Second appeals were filed by respondents to the High Court, which were allowed. It was held that as the respondents were already given tenancy rights they would not be governed by the sanction given by the Rent Controller on 26/27th February, 1976, that the sanction order itself was unenforceable as it was vitiated by fraud, and that no question of implied surrender of the earlier tenancy would arise, when the Rent Controller gave sanction for limited tenancy rights. The High Court restored the order of the Rent Controller dismissing the execution appeals.

Dismissing the appeals by the landlord, the Court,

HELD: 1. What section 21 envisages is the creation of tenancy rights after getting the sanction of the Rent Controller. Such being the case, the landlord should make known to the Rent Controller, if there is already a tenant in occupation of the premises, the factum of his possession and the terms of the tenancy and satisfy the Rent Controller that notwithstanding a tenant being in occupation of the premises under an earlier tenancy he should be granted sanction under section 21 to confer limited tenancy rights in favour of the existing tenant himself or in favour of new tenant. [249D-E]

2. Section 21 was not intended to obtain 'post-facto' sanction of a tenancy that had already been created by supressing relevant information from the Rent Controller so as to enable the landlord to straight away recover possession of the leased property by filing an application under section 21 after the expiry of the period for which permission to lease had been granted by the Rent Controller.

[249E-F] PG NO 243

3. Besides what the parties say, the Rent Controller has to apply his mind before granting sanction under s. 21 because the order passed by him has legal consequences and will govern the rights of the parties to the tenancy that is to follow in terms of the sanction. [251C] S.B. Noronah v. Prem Kumari, [1980] I SCR 281; J.R.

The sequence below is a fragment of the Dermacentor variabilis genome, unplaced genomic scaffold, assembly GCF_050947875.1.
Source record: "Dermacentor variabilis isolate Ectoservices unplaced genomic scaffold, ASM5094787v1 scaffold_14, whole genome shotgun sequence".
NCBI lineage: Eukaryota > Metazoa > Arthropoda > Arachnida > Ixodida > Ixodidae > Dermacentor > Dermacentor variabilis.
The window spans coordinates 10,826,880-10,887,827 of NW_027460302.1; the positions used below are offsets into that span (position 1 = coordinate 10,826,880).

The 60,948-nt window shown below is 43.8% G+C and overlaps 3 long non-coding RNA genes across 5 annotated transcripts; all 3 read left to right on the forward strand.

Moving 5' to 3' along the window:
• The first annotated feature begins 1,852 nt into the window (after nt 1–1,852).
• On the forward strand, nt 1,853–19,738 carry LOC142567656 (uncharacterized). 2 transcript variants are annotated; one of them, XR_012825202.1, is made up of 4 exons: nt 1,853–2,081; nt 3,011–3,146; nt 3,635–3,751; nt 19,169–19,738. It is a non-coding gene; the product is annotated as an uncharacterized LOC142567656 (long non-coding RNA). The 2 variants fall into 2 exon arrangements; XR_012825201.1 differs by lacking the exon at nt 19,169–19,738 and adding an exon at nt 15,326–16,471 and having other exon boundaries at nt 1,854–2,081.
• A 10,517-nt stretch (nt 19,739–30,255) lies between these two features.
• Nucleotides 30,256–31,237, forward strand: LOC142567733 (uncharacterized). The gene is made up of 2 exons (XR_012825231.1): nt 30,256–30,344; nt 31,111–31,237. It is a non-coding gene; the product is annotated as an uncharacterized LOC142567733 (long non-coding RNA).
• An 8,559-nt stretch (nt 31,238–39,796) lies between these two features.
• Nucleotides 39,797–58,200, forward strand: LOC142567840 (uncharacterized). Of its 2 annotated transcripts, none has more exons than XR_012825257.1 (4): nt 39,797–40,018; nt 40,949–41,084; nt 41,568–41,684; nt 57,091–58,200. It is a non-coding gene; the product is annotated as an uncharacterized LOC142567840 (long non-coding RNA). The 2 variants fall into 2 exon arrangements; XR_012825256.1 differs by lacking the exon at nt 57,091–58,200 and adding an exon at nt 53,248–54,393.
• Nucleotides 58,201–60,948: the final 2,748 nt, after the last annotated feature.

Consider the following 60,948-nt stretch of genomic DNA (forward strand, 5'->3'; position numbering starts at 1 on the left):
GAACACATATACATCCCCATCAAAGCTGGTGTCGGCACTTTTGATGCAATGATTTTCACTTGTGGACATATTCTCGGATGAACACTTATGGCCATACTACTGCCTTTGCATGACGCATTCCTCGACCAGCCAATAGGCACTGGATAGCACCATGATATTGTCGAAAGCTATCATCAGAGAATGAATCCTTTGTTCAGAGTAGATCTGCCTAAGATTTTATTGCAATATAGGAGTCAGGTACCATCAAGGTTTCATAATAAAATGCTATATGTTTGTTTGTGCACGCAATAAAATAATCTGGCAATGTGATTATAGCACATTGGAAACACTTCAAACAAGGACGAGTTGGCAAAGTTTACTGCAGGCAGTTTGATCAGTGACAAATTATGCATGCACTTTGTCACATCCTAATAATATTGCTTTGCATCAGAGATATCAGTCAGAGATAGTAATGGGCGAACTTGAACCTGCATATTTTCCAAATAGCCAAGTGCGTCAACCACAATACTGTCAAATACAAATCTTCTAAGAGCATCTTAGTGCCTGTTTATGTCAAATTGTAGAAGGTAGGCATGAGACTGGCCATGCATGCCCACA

Vohra v. Indian Export House Pvt. Ltd., [1985] 1 SCC 712 at 723; Inder Mohan Lal v. Ramesh Khanna, [1987] IV SCC 1 at page 9; and Joginder Kumar Butan v. R.P. Oberai, [1987] (IV) SCC page 20 at 29 referred to.

4. A statement made in contravention of facts, whether made by one or both the contracting parties, cannot alter the truth of the situation or cure the lacuna of withholding of relevant information. [249H] In the instant case, it is inconceivable that irrespective of the differences in the size and nature of the two portions, the respondents would have consented to pay the same rate of rent to the appellant for the portions alleged to have been leased out to them. The tenancies Granted to the two respondents are for the same period i.e.

from March 1, 1976 to 28 February. 1978. If all these factors are taken note of the only conclusion that can be reached is that only a single tenancy in favour of both the respondents should have been created for the entire leased portion and not two tenancies, one for the ground floor, and the other for the first and second floor. The story of two tenancies put forward by the appellant is a make-believe affair. [248B-D] In the instant case, when the appellant had already put the re-spondent in possession of the property in December, 1975, she could not have bona fide made a statement before the Rent Controller that she would not be requiring the premises for her own occupation from 1st March 1976 onward for a period of two years. The fact that respondent 910 appeared before the Rent Controller and gave statements in tune with the statement made by the appellant cannot improve the situation in any manner. [249G-H]